The Wrath of God Shall Soon Strike California

By: Mr. Wilson on September 7, 2005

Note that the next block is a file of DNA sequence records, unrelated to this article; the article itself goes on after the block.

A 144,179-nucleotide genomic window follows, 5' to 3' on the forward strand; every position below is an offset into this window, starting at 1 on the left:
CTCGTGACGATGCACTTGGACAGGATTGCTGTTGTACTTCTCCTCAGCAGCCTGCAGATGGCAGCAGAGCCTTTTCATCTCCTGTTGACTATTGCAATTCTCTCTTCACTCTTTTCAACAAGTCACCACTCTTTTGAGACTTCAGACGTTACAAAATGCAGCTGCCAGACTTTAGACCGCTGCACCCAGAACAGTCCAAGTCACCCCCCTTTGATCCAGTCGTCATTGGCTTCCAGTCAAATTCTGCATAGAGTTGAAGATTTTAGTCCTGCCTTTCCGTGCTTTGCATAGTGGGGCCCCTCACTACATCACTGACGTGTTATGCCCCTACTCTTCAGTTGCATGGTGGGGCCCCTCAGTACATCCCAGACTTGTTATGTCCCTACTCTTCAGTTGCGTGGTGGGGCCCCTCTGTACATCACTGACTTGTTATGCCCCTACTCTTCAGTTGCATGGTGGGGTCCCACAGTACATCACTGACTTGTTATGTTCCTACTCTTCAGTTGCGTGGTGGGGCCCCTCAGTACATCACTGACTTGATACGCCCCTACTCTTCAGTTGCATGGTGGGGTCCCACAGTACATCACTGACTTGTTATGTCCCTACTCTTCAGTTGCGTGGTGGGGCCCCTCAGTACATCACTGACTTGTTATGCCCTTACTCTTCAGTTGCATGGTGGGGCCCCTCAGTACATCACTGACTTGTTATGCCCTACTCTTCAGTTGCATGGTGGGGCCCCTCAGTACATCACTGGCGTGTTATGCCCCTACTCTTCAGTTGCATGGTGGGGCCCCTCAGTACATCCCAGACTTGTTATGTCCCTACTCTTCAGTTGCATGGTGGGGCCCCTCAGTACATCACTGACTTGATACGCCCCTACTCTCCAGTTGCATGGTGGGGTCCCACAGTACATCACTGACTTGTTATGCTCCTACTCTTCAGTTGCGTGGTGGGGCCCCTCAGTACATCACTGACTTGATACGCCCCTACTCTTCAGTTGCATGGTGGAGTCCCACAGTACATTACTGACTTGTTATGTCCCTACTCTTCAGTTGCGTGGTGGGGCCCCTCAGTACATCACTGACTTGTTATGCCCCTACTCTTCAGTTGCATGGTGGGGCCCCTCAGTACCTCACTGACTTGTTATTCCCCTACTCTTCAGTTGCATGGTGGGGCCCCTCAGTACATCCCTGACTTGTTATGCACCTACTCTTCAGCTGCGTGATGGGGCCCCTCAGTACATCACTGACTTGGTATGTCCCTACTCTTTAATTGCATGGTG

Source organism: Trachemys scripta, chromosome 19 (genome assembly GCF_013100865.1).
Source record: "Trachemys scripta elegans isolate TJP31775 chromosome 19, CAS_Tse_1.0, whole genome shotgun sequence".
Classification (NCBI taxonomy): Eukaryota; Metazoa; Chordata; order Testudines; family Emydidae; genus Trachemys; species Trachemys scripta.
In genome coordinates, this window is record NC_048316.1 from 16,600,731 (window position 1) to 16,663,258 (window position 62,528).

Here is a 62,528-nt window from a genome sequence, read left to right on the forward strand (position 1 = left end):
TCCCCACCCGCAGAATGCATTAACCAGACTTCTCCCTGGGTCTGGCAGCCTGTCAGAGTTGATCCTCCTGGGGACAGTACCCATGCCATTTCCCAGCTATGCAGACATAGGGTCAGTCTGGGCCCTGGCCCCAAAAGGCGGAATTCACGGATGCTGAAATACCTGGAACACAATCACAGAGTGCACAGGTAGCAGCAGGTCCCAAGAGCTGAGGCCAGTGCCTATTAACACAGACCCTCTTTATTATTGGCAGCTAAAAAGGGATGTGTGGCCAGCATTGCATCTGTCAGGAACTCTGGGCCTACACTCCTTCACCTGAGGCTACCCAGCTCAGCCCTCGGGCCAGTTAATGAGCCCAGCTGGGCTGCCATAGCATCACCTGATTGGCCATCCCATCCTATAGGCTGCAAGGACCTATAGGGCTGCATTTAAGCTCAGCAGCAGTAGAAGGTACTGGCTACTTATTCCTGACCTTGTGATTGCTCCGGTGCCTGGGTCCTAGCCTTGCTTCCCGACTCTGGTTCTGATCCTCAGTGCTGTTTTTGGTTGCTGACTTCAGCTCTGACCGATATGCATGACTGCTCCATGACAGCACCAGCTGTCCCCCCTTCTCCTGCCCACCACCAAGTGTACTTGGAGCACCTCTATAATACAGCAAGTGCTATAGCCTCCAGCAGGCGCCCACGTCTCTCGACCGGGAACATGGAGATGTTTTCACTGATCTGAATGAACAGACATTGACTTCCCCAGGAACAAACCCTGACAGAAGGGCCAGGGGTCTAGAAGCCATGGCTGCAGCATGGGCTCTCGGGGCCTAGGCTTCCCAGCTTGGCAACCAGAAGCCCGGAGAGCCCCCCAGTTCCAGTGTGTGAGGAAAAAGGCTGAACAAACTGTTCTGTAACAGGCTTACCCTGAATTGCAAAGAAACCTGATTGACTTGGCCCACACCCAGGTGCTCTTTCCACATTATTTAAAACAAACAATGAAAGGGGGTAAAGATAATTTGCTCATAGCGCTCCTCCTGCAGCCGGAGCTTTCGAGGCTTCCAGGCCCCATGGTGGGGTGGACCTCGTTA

Gays can marry in California, at least in theory. Gov. Schwarzenegger could still whip out his veto pen; he has said that gay marriage ought to be decided by the voters (aren't they who elected the people who made this law?) or the courts (what happened to opposing "activist" judges?). Although I congratulate California's gay population on their success in pushing this issue, I'm still frustrated by my belief that government ought not be so heavily intermingled in marriage in the first place. Marriage essentially consists of two parts: the religious part (for most couples) and the legal part. Currently the government sanctions the religious part by giving religious (and "religious") leaders tremendous power over the marriage process. The government has also created impressive bureaucracies in order to support the legal (and, in some cases, state-sponsored paternalistic) side of marriage. Why all the hassle? Why the intermingling of government with religion? Marriage is, at its core, a special type of contract between two individuals. Who those individuals are and the restrictions they put on that contract ought to be up to them, not to the state. Couples should be able to establish a legal bond as loose or restrictive as they like, within a reasonably flexible framework established by the state. (The framework would have to differentiate a marriage contract from other types of contracts between individuals.) None of that has any effect whatsoever on the religious side of things. Weddings go on as usual, churches still get to sanction marriages before God, and couples can still bind themselves via whatever covenant they choose to establish in accordance with their religious beliefs. But priests should not have the right to sanction marriages on behalf of the state, whose interests ought to be strictly secular. Anyw ay, congratulations to California about five years from now when this decision actually takes effect.


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